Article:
Muscles are cordlike structures, they can stretch and have the ability to contract, or shorten. This is, in fact, what happens when you lift a cup of coffee, throw a ball, or do anything that requires movement of the body. The muscles shorten and lengthen, pulling the bones in different directions to coordinate our movements. When you lift, lower, push, pull, carry, or perform any activity, the muscles are doing the work. Muscles also work to keep the body from moving when movement is not desired. For example, if you are sitting in a canoe and the canoe starts to tip to the left, your muscles quickly respond by coordinating your body’s movement to the right to maintain your balance.
Muscles are true workhorses and can be your back’s best friend. When conditioned, your muscles maintain their strength, endurance, and flexibility, which allows the body to move and work with less risk of injury and pain. When working properly, the muscles can greatly reduce the load on the bones, facet joints, disks, and ligaments. In contrast, when the muscles become deconditioned from lack of use or from injury, they tend to lose their size, strength, endurance, and flexibility and can also be painful! Back muscles, like any other muscle in the body, require adequate exercise to maintain strength and tone.
While muscles like the gluteals (in the thighs) are used any time we walk or climb a step, deep back muscles and abdominal muscles are usually left inactive and unconditioned. Unless muscles are specifically exercised, back muscles and abdominal muscles tend to weaken with age.
The three types of back muscles that help the spine function are extensors, flexors and obliques.
To treat back pain in the lower spine and lower back, always focus on strengthening the flexor, extensor and oblique muscles to help reinforce support of the spine and in turn, reducing low back pain and sometimes even eliminating the pain.
Extensor, Flexor and Oblique Muscles
- The extensor muscles are attached to the posterior (back) of the spine and enable standing and lifting objects. These muscles include the large paired muscles in the lower back (erector spinae), which help hold up the spine, and gluteal muscles.
- The flexor muscles are attached to the anterior (front) of the spine (which includes the abdominal muscles) and enable flexing, bending forward, lifting, and arching the lower back.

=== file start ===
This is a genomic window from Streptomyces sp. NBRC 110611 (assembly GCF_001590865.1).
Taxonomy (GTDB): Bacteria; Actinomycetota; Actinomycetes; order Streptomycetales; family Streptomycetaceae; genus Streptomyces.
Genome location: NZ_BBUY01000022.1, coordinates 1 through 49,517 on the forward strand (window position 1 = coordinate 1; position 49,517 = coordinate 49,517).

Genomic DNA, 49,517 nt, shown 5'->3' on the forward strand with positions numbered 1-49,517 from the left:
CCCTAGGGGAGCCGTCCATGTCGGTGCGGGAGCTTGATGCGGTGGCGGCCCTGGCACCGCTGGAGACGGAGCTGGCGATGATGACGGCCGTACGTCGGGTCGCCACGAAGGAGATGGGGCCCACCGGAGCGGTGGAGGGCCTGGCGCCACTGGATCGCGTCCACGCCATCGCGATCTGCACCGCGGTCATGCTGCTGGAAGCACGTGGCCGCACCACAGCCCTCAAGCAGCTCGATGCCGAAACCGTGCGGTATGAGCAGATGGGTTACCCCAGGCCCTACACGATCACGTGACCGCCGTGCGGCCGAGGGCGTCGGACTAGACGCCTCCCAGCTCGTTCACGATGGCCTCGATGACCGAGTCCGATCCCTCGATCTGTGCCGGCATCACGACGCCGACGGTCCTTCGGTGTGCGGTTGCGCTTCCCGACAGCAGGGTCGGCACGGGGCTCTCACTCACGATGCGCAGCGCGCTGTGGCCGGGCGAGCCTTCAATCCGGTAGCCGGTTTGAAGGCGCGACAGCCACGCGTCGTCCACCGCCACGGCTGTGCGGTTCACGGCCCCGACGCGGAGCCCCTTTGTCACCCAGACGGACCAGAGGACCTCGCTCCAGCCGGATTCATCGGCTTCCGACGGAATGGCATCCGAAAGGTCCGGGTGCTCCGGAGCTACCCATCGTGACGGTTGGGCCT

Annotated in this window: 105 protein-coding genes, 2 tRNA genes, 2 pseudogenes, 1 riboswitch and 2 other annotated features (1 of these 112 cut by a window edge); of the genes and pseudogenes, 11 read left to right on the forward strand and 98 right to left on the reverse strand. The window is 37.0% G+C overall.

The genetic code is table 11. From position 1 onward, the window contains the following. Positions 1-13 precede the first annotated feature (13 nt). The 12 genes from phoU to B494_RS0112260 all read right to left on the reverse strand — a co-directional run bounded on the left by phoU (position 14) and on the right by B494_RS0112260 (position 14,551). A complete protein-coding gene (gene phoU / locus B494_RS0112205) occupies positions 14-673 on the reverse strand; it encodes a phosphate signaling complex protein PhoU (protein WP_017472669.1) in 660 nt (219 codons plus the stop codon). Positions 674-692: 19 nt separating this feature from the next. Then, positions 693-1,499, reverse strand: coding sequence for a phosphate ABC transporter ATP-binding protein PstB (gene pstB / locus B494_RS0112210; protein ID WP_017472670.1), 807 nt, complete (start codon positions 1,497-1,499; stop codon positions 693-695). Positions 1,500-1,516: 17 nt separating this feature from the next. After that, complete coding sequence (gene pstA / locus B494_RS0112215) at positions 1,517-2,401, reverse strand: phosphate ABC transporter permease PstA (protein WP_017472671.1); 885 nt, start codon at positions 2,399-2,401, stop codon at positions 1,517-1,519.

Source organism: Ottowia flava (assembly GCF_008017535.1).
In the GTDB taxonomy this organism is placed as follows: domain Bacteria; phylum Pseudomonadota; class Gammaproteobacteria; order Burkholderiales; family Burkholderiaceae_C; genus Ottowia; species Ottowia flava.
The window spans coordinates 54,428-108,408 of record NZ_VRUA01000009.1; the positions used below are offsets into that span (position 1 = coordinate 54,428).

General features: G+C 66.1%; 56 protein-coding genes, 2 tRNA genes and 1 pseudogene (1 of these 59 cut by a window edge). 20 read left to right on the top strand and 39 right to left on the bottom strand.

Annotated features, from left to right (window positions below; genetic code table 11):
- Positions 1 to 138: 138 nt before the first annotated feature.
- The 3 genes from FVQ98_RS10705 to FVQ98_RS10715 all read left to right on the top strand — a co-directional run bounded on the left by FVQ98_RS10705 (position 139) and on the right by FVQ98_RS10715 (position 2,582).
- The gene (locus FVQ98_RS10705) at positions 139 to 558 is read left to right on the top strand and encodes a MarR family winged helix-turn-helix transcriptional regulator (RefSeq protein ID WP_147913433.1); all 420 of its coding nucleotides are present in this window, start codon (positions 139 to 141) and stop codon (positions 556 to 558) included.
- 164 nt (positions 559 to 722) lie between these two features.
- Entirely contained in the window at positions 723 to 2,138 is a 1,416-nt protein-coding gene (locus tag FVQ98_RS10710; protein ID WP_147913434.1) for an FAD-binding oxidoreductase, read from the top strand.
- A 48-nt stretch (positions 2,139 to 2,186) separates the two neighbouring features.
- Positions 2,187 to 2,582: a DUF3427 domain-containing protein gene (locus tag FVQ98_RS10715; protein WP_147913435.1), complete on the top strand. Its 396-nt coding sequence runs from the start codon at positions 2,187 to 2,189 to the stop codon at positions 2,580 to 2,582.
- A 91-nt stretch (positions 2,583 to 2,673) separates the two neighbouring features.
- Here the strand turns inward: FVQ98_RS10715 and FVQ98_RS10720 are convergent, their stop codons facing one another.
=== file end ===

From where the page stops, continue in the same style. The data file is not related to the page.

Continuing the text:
- The oblique muscles are attached to the sides of the spine and help rotate the spine and maintain proper posture.
There is a large and complex group of muscles that work together to support the spine, help hold the body upright and allow the trunk of the body to move, twist and bend in many directions. Back muscles are divided into two specific groups: the extrinsic muscles that are associated with upper extremity and shoulder movement, and the intrinsic muscles that deal with movements of the vertebral column. Several small muscles in the cervical area of the vertebral column are also important.
The Extrinsic Muscles
Superficial extrinsic muscles connect your upper extremities to the trunk, and they form the V-shaped musculature associated with the middle and upper back. They include the trapezius, latissimus dorsi, levator scapulae, and the rhomboids. Intermediate extrinsic muscles include the serratus posterior superior and inferior. Most of their function is involved with respiration.
The Intrinsic Muscles
Intrinsic muscles, which stretch all the way from the pelvis to the cranium, help to maintain your posture and move the vertebral column. They’re divided into three groups: the superficial layer, the intermediate layer, and the deep layer. The muscles in all of the layers are innervated by the posterior rami of spinal nerves. Injuries of the intrinsic back muscles often occur while using improper lifting technique. You can protect the back muscles by bending from the hip and knee when you lift objects from the ground.
The Superficial Layer
Muscles originating from the vertebral column and having their fleshy bellies located in the back, but inserting onto the appendicular skeleton of the upper limb or the ribs. They are not innervated by dorsal primary rami of spinal nerves, as are the deep or true muscles of the back. The superficial extrinsic back muscle group is comprised of 4 muscles: The trapezius, latissiumus dorsi, levator scapula and the rhomboids.